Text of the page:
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Asante Gold

Sheet gold uni-facial crescent-shaped pendant (akrafokonmu) with repoussé and stamped decoration.  Three raised bosses arranged in a symmetrical pattern around the body of the pendant are surrounded by a series of raised loops.  Six sets of double arcs, w

AN1212707001001

© The Trustees of the British Museum

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Department: Africa, Oceania & the Americas

Registration number: Af1874,0521.7

Additional IDs
Af1874,0520.7 (Registered in error)

Bibliographic reference
Sheales 2012 1.1

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Object types
pendant (scope note | all objects)
soul disc (?) (scope note | all objects)

Title (series)
Asante Gold
Materials
gold (scope note | all objects)
Techniques
soldered (all objects)
repoussé (all objects)
punched (scope note | all objects)
Production place
Made in Asante Region (all objects)
(Africa,Ghana,Asante Region)
Place (findspot)
Excavated/Findspot Royal Palace (scope note | all objects)
(Africa,Ghana,Asante Region,Kumase,Royal Palace (Kumase))
Date
19thC early (before 1874)
Ethnic group
Associated with Asante (scope note | all objects)


Description
Sheet gold uni-facial crescent-shaped pendant (akrafokonmu) with repoussé and stamped decoration. Three raised bosses arranged in a symmetrical pattern around the body of the pendant are surrounded by a series of raised loops. Six sets of double arcs, which are positioned in the spaces in-between the bosses are flanked by three-leafed foliate motifs. The suspension loop is soldered front and back and the reverse of the pendant has six small rings of sheet gold soldered around the inner edge providing an alternative means of attachment.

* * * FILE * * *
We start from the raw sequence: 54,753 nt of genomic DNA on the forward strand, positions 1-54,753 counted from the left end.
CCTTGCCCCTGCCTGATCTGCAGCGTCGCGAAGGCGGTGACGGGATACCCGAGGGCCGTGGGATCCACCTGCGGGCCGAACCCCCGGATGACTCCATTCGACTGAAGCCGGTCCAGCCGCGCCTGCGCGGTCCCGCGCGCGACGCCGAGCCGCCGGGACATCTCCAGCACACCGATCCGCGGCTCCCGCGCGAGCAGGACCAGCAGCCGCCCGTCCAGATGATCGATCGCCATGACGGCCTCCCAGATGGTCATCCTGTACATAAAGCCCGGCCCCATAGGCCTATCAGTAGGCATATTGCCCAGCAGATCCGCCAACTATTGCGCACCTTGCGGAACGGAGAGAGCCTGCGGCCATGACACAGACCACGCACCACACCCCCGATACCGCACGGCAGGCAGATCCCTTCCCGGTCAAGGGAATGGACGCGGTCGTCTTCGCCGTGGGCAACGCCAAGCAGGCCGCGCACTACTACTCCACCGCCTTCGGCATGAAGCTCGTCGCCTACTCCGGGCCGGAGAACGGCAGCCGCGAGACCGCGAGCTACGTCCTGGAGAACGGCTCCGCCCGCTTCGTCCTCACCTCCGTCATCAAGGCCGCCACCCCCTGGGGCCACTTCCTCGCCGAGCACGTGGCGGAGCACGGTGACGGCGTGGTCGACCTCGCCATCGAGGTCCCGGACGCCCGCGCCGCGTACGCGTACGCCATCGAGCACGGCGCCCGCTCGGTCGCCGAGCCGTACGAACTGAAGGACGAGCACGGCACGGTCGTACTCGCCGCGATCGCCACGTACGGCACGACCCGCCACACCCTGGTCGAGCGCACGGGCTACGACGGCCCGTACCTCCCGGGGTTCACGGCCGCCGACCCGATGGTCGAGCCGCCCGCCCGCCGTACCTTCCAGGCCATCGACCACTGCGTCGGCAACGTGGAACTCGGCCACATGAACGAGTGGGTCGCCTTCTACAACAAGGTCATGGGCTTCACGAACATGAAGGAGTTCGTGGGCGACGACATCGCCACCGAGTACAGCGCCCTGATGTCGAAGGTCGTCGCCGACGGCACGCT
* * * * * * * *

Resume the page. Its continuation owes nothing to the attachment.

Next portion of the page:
Dimensions
Diameter: 10.3 centimetres
Depth: 0.7 centimetres
Weight: 28.74 grammes


Condition
Fair. Bent in places. Tiny splits at right proper.

Curator's comments
Pendants of this shape were worn by priests of Onyame, the supreme creator god. In recent times crescent-shaped pendants have been worn by the Asantehene's servants known as akra (soul-washers).

The small loops on the reverse of this pendant suggest that it may have been sewn or lashed to another item rather than suspended from a necklace.

In Akan proverbs the stars represent people and are contrasted with the moon, representing the chief. The stars remain unchanged while the moon waxes and wanes in the same way the people are always there though chiefs come and go.
Associated proverbs: 'The evening star desirous of being married, always stays close to the moon,' signifies in a political context that people love their chief and will support him.

‘The stars; the state belongs to them forever but not to the moon,' i.e. the state belongs to the people and not to the chief.



Associated names
Associated with Asantehene Kofi Karikari (biographical details | all objects)


Acquisition date
1874

Acquisition name
From R & S Garrard & Co (?) (biographical details | all objects)


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